Volhynia massacre

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Marcus Cloud writes about the Volynia massacre:

"Before killing women, the nationalists had raped them, then cut off the noses, ears and chest. Men dealt with axes. Over two brothers—teenagers by the name of Gershkevich who tried to escape and call for assistance to Soviet partisans mocked with cruelty. They cut off the hands and legs, ripped stomach, and a wound filled with salt. Then the unfortunate thrown into a field to die."[1]

Stuart Dowell adds:

"The murders [over 100,000] were committed with incredible cruelty. Many were burnt alive or thrown into wells. Axes, pitchforks, scythes, knives and other farming tools rather than guns were used in an attempt to make the massacres look like a spontaneous peasant uprising.
"In the blood frenzy, the Ukrainians tortured their victims with unimaginable bestiality. Victims were scalped. They had their noses, lips and ears cut off. They had their eyes gouged out and hands cut off and they had their heads squashed in clamps. Woman had their breasts cut off and pregnant woman were stabbed in the belly. Men had their genitals sliced off with sickles."[2]

The family of Soviet cosmonaut Yuri Gagarin, the first man is space, were victims of the massacre.

Socialist pretext

Nazism, a form of socialism, differs from Marxism in that it's racial rather than economic. Despite persistent claims by neo-Marxist propagandists that Nazism isn't socialism, brutal war crimes committed by Nazis during World War II represented the universal socialist means of achieving a "utopia" by mass-murdering the "enemies" and seizing their wealth:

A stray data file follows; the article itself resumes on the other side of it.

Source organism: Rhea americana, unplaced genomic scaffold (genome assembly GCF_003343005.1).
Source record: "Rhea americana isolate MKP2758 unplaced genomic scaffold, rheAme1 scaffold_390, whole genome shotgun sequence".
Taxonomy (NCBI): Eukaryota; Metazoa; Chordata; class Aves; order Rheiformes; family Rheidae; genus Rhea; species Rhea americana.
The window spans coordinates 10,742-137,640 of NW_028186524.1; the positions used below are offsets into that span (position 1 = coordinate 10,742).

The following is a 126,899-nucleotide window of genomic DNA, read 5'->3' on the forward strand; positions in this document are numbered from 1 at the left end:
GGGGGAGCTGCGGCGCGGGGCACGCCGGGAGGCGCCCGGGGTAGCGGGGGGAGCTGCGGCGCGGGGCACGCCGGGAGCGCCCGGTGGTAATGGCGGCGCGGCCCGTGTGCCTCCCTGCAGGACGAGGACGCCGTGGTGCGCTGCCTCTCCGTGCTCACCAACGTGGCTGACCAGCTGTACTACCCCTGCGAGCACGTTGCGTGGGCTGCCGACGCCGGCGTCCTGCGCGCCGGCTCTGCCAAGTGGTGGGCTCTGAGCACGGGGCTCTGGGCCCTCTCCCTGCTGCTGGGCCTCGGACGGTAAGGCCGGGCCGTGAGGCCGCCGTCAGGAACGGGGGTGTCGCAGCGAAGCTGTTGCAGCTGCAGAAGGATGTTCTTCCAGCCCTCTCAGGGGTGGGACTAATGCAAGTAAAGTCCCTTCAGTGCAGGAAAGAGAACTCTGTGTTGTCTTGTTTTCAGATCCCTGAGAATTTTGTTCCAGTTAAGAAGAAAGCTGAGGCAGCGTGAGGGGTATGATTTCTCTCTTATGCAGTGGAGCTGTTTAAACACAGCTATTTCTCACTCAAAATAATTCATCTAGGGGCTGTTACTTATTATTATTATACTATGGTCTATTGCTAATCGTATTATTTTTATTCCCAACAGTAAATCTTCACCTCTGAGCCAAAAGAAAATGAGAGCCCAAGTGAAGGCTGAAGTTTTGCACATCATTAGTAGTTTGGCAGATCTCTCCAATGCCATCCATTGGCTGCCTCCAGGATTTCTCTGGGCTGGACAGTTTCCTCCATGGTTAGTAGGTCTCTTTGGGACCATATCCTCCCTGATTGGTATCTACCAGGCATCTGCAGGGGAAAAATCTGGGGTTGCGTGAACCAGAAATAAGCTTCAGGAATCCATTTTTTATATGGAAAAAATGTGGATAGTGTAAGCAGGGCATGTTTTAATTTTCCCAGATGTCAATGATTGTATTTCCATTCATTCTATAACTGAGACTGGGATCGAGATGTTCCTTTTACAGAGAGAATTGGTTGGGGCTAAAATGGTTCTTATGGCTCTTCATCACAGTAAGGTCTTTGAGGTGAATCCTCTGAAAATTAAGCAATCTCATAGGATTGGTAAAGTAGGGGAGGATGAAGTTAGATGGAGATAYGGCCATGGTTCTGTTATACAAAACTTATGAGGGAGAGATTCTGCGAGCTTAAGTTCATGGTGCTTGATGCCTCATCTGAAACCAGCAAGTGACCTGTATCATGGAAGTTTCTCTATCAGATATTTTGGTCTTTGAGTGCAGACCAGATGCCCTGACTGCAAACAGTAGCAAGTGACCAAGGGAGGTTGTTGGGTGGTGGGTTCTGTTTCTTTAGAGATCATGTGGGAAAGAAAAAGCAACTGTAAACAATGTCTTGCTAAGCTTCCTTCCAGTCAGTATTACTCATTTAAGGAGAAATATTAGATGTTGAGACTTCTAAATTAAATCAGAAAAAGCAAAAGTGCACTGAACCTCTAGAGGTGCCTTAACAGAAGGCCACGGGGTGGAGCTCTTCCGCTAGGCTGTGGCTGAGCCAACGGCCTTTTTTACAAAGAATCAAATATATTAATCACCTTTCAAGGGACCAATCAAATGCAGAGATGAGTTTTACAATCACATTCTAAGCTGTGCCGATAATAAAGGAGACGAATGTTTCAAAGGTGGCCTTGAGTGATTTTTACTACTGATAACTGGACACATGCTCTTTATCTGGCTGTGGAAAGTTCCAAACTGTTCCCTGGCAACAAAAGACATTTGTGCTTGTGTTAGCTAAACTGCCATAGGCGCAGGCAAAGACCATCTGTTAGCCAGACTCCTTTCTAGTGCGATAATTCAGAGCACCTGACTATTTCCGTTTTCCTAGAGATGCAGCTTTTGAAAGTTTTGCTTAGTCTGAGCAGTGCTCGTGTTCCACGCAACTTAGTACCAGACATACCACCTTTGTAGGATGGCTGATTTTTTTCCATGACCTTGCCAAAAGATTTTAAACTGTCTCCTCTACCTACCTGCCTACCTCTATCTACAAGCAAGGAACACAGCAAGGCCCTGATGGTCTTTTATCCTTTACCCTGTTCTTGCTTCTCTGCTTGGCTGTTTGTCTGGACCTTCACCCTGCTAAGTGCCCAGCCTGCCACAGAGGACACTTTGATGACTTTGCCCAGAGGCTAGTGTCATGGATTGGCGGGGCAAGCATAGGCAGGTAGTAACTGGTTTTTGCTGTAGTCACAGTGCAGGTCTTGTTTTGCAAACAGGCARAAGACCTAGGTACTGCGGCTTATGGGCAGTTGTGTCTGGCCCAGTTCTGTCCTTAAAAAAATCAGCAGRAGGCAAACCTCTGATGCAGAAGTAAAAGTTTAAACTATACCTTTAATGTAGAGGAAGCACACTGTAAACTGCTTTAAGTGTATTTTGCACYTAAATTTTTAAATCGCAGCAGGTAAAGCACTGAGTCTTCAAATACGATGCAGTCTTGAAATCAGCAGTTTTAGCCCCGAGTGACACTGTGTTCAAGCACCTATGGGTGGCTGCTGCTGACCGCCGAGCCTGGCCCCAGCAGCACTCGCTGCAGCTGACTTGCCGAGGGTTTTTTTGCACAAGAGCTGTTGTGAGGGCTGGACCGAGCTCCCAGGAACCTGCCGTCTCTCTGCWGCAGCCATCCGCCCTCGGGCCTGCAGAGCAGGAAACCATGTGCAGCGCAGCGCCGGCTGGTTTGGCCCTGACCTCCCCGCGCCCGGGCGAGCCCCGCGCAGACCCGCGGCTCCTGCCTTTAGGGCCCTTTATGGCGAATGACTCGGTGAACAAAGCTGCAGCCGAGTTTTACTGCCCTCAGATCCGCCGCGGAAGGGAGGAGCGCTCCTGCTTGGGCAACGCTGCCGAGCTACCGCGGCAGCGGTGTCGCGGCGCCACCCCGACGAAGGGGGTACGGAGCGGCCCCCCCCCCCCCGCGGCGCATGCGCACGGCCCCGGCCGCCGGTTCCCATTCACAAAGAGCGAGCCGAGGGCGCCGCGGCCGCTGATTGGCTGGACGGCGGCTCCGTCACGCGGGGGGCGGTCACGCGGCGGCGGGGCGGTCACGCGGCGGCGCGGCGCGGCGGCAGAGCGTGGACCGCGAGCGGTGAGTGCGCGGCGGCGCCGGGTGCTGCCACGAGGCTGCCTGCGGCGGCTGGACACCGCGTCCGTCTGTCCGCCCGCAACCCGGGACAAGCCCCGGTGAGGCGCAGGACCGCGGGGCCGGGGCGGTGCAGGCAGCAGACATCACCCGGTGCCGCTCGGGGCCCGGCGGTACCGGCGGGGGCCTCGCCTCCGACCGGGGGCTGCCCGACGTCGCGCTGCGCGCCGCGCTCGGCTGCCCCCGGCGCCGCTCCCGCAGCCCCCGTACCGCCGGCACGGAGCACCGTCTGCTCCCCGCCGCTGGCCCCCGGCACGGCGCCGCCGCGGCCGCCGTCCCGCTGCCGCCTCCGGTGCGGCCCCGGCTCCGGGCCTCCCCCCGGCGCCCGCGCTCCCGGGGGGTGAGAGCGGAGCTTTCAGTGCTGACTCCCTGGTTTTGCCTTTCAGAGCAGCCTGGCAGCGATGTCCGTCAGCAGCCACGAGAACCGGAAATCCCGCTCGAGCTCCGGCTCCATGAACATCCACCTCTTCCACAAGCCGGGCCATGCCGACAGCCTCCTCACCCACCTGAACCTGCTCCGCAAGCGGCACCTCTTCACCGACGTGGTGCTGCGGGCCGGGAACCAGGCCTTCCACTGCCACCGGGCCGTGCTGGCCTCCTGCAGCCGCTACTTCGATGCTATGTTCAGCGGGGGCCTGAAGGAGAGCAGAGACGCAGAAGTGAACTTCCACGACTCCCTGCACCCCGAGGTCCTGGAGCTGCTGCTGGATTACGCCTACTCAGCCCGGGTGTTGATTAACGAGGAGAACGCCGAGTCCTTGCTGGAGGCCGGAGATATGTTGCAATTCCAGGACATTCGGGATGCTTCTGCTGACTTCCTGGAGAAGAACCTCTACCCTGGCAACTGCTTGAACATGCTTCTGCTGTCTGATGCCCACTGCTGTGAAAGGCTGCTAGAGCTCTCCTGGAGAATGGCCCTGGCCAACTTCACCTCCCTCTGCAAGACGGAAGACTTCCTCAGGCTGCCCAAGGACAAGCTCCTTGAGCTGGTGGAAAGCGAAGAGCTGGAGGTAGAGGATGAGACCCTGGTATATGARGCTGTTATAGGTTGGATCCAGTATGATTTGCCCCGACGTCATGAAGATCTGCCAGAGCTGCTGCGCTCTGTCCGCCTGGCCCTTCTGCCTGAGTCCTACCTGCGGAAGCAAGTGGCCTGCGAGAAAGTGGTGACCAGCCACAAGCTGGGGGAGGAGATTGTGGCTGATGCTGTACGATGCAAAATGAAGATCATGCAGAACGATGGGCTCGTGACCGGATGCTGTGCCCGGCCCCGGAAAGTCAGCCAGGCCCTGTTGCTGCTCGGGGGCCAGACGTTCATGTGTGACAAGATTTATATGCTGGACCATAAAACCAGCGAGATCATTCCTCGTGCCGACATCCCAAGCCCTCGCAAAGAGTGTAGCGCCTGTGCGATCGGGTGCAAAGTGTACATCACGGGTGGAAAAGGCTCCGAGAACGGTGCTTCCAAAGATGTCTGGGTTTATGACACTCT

The communities used the backs of interwar Polish kehilla forms, printed in Polish and Yiddish, to handwrite petitions in the languages of power in 1941, German and Ukrainian. The community was traditionally responsible for raising taxes; under the Germans it was required to pay unsustainable contributions in gold, jewelry, and goods. It became an instrument by which the German authorities extracted Jewish wealth before murdering Jewish populations.

The Shoah in Ukraine, p. 94.[3]

Police collaboration with Ukrainian nationalists

According to historians on the Holocaust, police forces in Volhynia only contributed to antisemitic war crimes rather than curbing them under the reign of Ukrainian nationalists. Per The Shoah in Ukraine:[3]

Importantly, policemen were generally Ukrainians chosen by the Germans or by the advance groups of Ukrainian nationalists that swept east behind the Wehrmacht. Jews who fought the Ukrainians that summer inevitably got the worst of it, as Jews had no coercive power, and Ukrainians, at the local level, had some. A Jewish high school student in Lutsk, for example, fought his schoolmates, who now treated him as an enemy. He was brutally murdered, crushed in a waterwheel. In the countryside, the Ukrainian police was often the only authority, and policemen robbed Jews. Since young Ukrainian policemen were expected to do the heavy work for their middle-aged German superiors, and because the ratio of the former to the latter was five to one and climbing, the face of German power in the Volhynia countryside was Ukrainian.

Prior to 1941, when Operation Barbarossa ended the era of the Nazi-Soviet Pact, Ukrainian Nazis often were entangled with Communists. In Volhynia, the OUN viewed the Communist Party of Western Ukraine as a promoter of Ukrainian nationalism.[4]


The UPA was formed out of the OUN.[5] It's flag was the red and black "Blood and Soil" flag. Euromaidanpress.com are vehemently anti-Russian and the OUN/UPA's chief apologists for genocide.[6] Andrea Chalupa, who helped engineer narratives for the Trump-Russia collusion hoax, works for Euromaidanpress.